“If you pick up, you become a lead that’s sent to health insurance agents or brokers,” Nomorobo’s Foss said. And option 2 doesn’t put you on a do-not-call list; it merely lets the spammers know they’ve hit a working number, he added.

A reporter from Kaiser Health News connected with one of the insurance brokers behind one of these robocalls by pressing the dreaded “1.”

A man identifying himself as “Ray Khan” said he’s a licensed insurance broker and provided a National Insurance Producer Registry number. The reporter was unable to locate Khan in that national registry with that number, which was not assigned to anyone.

Khan asked for the reporter’s Social Security number and other personal information. He said he did not have an office and that enrollment needed to be done over the phone. He referred the caller to a website that does not provide information about plans offered but is a platform for consumers to be contacted by brokers.

“It’s a legitimate company. We work for different insurance carriers,” Khan said. “You have to trust someone if you want to do it.”

That’s exactly what you shouldn’t do — trust folks who call you out of the blue, according to the Department of Insurance’s Rocco. “Someone selling a comprehensive medical plan is not going to be reaching you via a robocall,” Rocco said.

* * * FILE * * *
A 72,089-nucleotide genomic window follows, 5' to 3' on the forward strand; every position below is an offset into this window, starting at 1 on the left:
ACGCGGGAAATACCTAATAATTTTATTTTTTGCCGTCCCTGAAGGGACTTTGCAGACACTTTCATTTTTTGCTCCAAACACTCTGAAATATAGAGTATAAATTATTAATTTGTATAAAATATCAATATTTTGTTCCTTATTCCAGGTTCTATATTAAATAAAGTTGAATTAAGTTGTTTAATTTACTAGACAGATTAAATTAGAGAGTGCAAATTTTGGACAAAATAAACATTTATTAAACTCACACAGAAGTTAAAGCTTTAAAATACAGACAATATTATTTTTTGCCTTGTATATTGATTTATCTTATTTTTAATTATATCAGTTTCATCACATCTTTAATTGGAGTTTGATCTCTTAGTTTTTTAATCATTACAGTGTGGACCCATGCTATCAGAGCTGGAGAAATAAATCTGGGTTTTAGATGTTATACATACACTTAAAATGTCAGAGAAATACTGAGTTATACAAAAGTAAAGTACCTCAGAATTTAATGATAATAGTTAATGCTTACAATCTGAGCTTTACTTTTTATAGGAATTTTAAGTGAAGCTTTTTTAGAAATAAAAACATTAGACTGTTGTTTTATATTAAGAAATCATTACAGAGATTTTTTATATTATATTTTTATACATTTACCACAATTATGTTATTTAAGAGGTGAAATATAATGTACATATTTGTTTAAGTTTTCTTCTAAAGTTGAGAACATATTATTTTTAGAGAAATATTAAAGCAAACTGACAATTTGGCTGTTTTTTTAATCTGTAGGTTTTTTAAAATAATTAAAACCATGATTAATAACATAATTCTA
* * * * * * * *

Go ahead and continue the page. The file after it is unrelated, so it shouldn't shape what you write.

Most of what’s sold through these automated calls are so-called skinny plans that don’t comply with Affordable Care Act requirements, or are short-term insurance plans, which typically offer coverage for only a few months and often don’t cover preexisting conditions or prescription drugs. Such plans have been outlawed in California, starting Jan. 1.

Despite state and federal crackdowns — some involving multimillion-dollar fines — robocalls aren’t going away anytime soon. So the best thing for consumers to do when they receive one is to just hang up or, like Virginia resident Cave, not respond to unfamiliar numbers, advises the Federal Communications Commission.

Instead, check out the federal Obamacare exchange, healthcare.gov, or your state’s marketplace.

This story was produced by Kaiser Health News, which publishes California Healthline, a service of the California Health Care Foundation.

Kaiser Health News